TAEM- As the Science Section ofour publication, The Arts and Entertainment Magazine, leaps forward we have been contacting many scientists and space programs from around the world to give our student readers the best available information toward their education. Germany’s DLR Space Administration, a member of the European Space Agency, was high on our list. Our magazine received a supportive ‘Yes’ from Germany, and Klaus Steinberg quickly responded to our request.
Klaus, you are responsible for the German part in the General Support Technology Program (GSTP). Tell us about your role in that and what the program’s aims are.
KS- Thank you for the opportunity to tell your readers a little bit about my work. To start, I would like to shortly comment on how Space research is organized at DLR. In principle, the German Aerospace Center DLR is organized like other space agencies as NASA, but there is one specialty. There are about 7,300 people working for DLR, but only about 200 of them are part of the space Agency, formally known as Space Administration.
All the other employees are R&D oriented, similar to universities or research institutes, while the Agency manages Germany’s fund spending concerning space activities. Germany spends about 1.531 Billion US Dollars per year for space. About 65 percent from that is going to European Space Agency ESA. Germany is a member state of ESA and its biggest contributor. Therefore, as the investments and the policy of ESA are managed via Boards and Committees, we send national delegates to these boards. I am one of these delegates, being responsible i.e. for themes regarding Technologies and SSA. From the budget that Germany invests, a notable share is being put into ESA’s biggest optional technology development Program, named GSTP (General support and Technology Program). For the current and the next just starting 4-years phase of the program Germany has subscribed about 156 Million US-Dollar. That is not a self-evident amount of technology dedicated money for us Europeans, since our GSTP contribution is completely civilian funded. One of the GSTP’s aims is to secure all needed space technologies which we will utilize in future missions, and to support especially SME’s (small and medium entities) to be competitive within Europe and worldwide.
KS- Being ESA’s largest inter-sectorial technology development program, the GSTP acts as a link between the basic mandatory Technology Research Program (TRP) which is funded from the ESA general budget, and the resulting space projects themselves (besides telecommunications, that program is called ARTES ). GSTP is the only major ESA technology program that covers every dimension of space technology. Its beneficiaries are guaranteed maximum funding with a 100 per cent rate of geographic return. It offers a wide range of individual grants to ensure that the right technologies are available at the right time at the required level of maturity. Each ESA member state decides for itself whether to participate in a tendering process. As mentioned, Delegations decide on a case-by-case basis whether there is a national interest and whether the required funding is available. About 625 Million US-Dollars is the total sum available for grants under GSTP Phase 6 so far. As ESA’s biggest contributor, Germany has a major say in the working plan and the resulting development of ESA technologies. The German contribution is planned in close consultation with national and other ESA funding programs, and will enable small companies to engage in R&D activities jointly with other European partners.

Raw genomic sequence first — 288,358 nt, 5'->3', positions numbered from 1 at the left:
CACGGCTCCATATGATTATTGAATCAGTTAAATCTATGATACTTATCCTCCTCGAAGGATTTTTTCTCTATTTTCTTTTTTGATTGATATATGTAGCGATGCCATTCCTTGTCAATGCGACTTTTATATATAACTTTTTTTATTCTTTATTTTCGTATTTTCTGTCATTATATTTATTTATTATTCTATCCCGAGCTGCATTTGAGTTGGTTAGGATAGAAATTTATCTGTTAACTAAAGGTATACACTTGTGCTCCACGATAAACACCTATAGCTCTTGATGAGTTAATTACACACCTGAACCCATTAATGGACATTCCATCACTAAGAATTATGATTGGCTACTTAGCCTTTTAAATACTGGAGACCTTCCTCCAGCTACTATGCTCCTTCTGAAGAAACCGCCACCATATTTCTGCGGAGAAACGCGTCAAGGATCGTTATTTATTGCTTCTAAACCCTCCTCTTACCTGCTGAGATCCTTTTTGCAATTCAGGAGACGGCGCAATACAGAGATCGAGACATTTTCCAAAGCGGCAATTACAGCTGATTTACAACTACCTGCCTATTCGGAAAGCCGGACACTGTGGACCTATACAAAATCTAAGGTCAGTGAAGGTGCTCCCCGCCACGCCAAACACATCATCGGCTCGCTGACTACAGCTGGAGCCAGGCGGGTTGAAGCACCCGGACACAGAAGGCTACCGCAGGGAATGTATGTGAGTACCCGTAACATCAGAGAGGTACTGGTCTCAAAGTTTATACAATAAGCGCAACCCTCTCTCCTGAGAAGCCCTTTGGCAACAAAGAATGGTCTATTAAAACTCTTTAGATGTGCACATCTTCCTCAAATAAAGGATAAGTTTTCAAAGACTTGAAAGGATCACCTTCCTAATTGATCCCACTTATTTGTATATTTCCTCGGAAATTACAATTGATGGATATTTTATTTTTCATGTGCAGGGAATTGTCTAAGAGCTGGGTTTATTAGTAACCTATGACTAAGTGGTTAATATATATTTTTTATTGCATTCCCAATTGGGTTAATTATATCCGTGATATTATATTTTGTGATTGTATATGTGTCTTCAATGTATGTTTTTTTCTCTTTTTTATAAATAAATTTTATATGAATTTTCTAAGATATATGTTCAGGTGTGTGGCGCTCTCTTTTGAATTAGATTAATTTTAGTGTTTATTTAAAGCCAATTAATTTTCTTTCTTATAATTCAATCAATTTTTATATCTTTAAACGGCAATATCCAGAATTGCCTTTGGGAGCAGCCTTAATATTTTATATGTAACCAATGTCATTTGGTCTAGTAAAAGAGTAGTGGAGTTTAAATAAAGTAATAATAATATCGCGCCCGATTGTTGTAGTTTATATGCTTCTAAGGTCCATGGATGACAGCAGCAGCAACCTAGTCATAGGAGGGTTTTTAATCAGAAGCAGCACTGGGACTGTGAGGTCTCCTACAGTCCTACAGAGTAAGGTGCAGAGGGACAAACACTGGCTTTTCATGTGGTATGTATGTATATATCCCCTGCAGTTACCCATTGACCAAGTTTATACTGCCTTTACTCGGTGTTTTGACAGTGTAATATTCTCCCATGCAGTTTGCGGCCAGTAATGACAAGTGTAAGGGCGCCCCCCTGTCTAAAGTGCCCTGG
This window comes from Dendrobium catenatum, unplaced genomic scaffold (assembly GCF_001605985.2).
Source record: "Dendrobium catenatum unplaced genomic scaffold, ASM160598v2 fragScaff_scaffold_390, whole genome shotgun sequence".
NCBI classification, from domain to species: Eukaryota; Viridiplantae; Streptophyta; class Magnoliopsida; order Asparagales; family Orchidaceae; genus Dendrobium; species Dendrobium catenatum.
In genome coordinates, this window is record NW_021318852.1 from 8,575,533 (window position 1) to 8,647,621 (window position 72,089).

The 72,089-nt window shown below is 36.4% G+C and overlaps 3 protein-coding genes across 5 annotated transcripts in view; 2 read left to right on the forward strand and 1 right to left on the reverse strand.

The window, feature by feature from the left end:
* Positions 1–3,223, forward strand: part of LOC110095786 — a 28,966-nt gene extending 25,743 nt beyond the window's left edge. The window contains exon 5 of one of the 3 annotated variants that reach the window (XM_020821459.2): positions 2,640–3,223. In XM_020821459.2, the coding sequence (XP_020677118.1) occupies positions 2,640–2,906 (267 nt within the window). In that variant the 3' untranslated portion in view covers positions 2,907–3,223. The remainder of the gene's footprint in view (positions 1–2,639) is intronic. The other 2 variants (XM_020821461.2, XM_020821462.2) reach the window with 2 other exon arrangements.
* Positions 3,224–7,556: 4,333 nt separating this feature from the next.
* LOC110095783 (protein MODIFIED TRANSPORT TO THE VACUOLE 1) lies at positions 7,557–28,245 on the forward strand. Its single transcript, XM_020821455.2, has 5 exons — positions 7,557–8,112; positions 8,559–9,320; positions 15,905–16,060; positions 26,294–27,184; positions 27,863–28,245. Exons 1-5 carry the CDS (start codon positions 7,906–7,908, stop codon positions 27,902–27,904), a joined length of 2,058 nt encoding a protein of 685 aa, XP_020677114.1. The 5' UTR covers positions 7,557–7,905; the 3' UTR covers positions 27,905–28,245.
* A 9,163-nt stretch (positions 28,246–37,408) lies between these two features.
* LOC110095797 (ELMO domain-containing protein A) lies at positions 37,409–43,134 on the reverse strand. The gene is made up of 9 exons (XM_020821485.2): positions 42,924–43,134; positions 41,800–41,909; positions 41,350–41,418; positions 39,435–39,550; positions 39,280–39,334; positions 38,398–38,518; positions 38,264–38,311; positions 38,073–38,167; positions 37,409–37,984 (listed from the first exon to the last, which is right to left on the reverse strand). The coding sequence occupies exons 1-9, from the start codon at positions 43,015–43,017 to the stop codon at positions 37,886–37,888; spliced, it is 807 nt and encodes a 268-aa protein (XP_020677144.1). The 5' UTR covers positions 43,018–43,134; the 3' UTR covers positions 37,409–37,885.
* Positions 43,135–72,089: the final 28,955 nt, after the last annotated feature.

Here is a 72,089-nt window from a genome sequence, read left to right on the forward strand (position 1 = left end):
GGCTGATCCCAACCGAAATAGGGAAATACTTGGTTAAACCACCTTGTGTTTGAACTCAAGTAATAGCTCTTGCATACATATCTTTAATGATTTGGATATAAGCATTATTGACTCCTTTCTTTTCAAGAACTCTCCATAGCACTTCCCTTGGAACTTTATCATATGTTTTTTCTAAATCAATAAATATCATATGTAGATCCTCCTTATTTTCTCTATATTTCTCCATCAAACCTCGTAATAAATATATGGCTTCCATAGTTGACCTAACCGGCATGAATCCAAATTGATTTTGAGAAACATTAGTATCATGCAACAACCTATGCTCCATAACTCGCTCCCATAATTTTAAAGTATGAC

Chances will also be offered to SMEs that have never worked within an ESA context before. The GSTP is thus perfectly compatible with the German government’s strategic orientation, i.e. to make sustainable investments in a wide range of high-tech space-sector activities, in line with the government’s high-tech, broadband, sustainability, and space policies. The GSTP has led to the development of new solar cells, electric propulsion systems, sensors and semiconductors, and has thereby boosted German industry’s global competitiveness.
TAEM- You are also in charge of Space Situational Awareness (SSA). Please tell us about this program and of its aims and importance.
KS- Under the Space Situational Awareness (SSA) program, Europe is acquiring the capability to watch for objects and natural phenomena that could harm satellites in orbit or infrastructure – such as power grids – on the ground. To achieve this, ESA’s SSA Preparatory Program is focusing on three main areas:
SST – Space surveillance and tracking of objects in Earth orbit
Watching for active and inactive satellites, discarded launch stages and fragmentation debris that orbit the Earth.
SWE – Space weather
Monitoring conditions at the Sun and in the solar wind, and in Earth’s magnetosphere, ionosphere and thermosphere, that can affect space-borne and ground-based infrastructure or endanger human life or health.